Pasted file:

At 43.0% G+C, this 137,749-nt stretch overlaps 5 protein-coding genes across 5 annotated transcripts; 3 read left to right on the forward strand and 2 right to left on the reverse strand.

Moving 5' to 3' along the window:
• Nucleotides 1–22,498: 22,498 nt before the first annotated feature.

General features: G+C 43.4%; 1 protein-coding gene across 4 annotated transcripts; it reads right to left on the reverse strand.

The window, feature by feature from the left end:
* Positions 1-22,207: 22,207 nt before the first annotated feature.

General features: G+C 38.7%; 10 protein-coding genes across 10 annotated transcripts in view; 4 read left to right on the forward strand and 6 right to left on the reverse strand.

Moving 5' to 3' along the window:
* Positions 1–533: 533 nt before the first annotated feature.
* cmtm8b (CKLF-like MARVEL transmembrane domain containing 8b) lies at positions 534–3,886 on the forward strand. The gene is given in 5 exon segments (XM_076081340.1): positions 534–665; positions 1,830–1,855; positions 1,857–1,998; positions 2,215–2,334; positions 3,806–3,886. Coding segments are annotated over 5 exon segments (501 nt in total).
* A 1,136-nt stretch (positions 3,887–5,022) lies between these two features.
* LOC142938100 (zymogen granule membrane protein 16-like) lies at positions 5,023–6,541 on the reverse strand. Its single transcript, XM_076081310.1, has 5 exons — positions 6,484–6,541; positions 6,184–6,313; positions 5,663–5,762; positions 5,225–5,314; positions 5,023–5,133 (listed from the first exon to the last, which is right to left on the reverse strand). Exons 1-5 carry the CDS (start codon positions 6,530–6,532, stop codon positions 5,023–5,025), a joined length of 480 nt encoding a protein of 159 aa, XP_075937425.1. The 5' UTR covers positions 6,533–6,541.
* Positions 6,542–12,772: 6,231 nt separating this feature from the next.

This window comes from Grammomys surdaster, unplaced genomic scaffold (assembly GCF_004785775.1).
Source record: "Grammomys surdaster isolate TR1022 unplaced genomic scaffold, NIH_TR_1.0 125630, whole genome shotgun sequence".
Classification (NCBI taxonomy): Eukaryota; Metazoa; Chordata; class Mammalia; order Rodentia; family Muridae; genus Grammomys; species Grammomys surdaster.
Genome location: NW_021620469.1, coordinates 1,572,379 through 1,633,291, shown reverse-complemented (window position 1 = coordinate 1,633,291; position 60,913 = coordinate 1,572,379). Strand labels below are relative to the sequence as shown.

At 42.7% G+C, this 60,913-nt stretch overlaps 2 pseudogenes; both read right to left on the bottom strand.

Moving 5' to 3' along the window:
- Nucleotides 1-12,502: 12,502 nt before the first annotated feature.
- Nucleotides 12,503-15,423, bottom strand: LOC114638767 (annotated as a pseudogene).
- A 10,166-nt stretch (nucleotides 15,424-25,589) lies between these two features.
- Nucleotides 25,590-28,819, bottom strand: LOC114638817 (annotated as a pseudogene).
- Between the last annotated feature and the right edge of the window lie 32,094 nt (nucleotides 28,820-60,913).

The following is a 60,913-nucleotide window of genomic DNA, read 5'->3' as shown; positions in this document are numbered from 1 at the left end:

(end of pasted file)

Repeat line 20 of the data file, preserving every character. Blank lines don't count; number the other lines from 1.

- Nucleotides 1-12,502: 12,502 nt before the first annotated feature.